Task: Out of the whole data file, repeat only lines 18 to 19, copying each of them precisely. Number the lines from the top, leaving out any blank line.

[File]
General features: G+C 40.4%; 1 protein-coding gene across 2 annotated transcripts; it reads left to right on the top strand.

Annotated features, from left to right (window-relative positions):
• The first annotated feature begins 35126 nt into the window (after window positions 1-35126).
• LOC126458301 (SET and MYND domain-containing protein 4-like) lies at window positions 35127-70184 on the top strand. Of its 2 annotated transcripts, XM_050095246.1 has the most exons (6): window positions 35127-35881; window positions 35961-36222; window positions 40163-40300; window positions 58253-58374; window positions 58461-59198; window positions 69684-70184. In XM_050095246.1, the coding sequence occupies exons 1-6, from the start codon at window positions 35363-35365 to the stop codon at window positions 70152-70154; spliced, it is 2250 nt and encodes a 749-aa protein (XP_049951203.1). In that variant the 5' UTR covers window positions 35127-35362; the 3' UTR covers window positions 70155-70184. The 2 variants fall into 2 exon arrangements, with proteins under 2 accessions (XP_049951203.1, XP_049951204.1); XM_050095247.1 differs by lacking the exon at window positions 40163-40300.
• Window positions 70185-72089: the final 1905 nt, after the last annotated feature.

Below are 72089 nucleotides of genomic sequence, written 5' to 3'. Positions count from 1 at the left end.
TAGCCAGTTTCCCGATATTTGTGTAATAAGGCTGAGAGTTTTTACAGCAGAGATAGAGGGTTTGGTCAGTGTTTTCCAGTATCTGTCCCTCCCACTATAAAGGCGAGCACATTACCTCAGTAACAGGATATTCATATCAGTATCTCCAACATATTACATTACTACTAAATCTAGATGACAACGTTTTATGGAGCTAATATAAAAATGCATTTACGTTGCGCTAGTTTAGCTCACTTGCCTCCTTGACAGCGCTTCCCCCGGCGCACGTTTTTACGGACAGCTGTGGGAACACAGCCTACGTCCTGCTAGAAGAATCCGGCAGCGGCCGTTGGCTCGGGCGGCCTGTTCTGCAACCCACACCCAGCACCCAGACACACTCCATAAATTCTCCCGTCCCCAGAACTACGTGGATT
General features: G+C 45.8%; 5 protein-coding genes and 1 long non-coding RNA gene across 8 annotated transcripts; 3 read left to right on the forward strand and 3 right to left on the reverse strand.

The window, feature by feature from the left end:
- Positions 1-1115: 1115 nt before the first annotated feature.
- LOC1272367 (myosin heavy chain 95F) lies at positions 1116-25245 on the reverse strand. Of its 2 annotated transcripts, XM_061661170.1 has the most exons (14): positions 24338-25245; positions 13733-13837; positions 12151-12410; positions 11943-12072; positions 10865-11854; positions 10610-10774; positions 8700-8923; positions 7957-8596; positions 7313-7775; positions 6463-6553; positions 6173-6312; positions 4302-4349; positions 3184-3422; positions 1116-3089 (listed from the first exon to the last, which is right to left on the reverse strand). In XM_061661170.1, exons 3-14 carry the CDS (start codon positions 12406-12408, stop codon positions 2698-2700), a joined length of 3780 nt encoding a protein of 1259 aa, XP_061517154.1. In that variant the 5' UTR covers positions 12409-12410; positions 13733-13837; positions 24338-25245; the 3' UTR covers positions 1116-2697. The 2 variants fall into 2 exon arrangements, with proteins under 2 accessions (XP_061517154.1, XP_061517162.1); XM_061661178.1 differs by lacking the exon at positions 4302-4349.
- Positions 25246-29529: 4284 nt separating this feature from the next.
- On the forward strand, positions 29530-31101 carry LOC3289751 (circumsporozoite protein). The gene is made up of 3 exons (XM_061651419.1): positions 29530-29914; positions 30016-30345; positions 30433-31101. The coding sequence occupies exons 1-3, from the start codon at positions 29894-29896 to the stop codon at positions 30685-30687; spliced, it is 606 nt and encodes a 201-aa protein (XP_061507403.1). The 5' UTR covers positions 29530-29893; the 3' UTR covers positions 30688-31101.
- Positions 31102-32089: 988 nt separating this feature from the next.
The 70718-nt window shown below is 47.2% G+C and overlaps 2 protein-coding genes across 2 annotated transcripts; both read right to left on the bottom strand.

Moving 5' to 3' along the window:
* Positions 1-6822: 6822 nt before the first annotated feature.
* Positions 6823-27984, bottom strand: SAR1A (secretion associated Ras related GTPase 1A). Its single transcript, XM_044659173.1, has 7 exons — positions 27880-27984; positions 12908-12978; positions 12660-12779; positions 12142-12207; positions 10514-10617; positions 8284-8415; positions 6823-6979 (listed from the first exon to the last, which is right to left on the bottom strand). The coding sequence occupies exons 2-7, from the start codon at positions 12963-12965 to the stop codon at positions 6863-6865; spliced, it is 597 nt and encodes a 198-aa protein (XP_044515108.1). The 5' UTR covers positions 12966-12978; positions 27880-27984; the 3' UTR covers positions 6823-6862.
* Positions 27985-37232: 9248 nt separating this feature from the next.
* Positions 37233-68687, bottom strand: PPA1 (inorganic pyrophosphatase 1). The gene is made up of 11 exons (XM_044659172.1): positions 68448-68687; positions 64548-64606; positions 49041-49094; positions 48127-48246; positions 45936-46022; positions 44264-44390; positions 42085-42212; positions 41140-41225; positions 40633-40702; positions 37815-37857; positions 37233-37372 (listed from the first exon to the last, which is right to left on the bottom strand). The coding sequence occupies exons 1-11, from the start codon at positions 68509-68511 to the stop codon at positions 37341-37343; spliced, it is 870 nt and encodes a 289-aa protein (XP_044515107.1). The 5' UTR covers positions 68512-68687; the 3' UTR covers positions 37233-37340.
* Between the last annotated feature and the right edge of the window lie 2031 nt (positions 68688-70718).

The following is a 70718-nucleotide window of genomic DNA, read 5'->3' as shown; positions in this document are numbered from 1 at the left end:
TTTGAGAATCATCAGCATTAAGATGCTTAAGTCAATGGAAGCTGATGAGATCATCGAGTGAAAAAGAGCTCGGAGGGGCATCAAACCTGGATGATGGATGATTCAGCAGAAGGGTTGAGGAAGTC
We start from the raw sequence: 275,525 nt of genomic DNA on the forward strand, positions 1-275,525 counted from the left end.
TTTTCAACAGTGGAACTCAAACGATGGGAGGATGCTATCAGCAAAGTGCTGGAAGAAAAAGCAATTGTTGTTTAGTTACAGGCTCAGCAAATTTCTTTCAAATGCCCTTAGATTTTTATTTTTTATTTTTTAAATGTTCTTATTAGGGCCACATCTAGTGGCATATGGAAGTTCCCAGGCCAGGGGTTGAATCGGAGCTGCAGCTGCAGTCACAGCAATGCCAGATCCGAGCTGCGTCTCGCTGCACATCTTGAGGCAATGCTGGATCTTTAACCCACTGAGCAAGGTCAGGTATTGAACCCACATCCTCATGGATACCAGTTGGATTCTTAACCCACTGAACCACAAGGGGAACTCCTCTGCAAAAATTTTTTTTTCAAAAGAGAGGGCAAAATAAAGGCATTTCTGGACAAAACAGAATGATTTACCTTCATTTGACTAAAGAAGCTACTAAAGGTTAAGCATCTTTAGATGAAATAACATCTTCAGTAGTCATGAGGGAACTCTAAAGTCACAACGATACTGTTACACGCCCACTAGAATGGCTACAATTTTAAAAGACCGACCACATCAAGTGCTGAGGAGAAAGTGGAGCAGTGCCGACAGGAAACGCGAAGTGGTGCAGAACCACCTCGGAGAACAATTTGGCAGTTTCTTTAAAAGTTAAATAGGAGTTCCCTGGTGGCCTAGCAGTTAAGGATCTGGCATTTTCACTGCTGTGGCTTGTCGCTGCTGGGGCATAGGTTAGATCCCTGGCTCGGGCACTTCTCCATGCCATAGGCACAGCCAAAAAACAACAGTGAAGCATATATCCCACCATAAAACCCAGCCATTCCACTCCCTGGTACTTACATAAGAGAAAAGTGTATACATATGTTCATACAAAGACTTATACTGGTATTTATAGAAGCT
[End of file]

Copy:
* Positions 6823-27984, bottom strand: SAR1A (secretion associated Ras related GTPase 1A). Its single transcript, XM_044659173.1, has 7 exons — positions 27880-27984; positions 12908-12978; positions 12660-12779; positions 12142-12207; positions 10514-10617; positions 8284-8415; positions 6823-6979 (listed from the first exon to the last, which is right to left on the bottom strand). The coding sequence occupies exons 2-7, from the start codon at positions 12963-12965 to the stop codon at positions 6863-6865; spliced, it is 597 nt and encodes a 198-aa protein (XP_044515108.1). The 5' UTR covers positions 12966-12978; positions 27880-27984; the 3' UTR covers positions 6823-6862.
* Positions 27985-37232: 9248 nt separating this feature from the next.